The foregoing described technique may also be used for specific antibody identification by attaching known isolated natural or synthetic antigenic determinants to the solid phase matrix.
The method of the present invention may be adapted for a direct antiglobulin test by coating the U-shaped wells of the microtiter plates with anti-human immunoglobulin according to known techniques. As with the other procedures herein discussed, other solid surfaces can be utilized. Red blood cells which have been coated with human immunoglobulin in vivo will bind specifically to the anti-human immunoglobulin coated solid surface.
This assay will indicate the presence of immunoglobulin on the surface of red blood cells. Positive and negative results are shown in the same manner as discussed under reverse blood grouping. The extent to which sensitized red blood cells are present will be indicated by the immunologically adhered red color over the entire bottom surface of the well. Non-sensitized red blood cells will not bind to the bottom of the well and will settle out as discussed previously.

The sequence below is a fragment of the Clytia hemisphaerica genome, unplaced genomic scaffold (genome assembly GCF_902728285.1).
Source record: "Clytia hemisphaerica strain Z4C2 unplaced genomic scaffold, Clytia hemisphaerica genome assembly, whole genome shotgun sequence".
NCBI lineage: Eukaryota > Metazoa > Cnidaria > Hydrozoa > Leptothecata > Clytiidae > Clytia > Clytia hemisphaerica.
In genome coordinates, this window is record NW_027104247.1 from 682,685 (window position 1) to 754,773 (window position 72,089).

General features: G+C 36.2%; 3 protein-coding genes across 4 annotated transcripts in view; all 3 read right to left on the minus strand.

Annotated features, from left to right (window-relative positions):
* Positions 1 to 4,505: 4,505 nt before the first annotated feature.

A major crossmatch may be performed according to the present invention by attaching anti-human immunoglobulin directly to the solid surface. This may be done by means of another antibody, e.g., two animal species may be adhered or one naturally occurring antibody substance may be joined with a monoclonal antibody. The two sources should, of course, be reactive one with the other. The preferred surface is again a microtiter plate with a U-shaped well although other solid surfaces capable of supporting an immunological reaction as previously discussed can be utilized. Preferably, rabbit anti-goat immunoglobulin and goat anti-human immunoglobulin are the two complementary substances utilized. The two blood components to be cross-matched are then incubated for a period of time whereby any antigens and antibodies specific to each other in the two fluids will undergo an immunological reaction. The surface is then contacted with the two blood components whereby any antibody sensitized red blood cells will immunologically adhere to the surface because of the immune reaction with anti-human immunoglobulin. Positive and negative reactions are indicated in the same manner as discussed in conjunction with reverse grouping.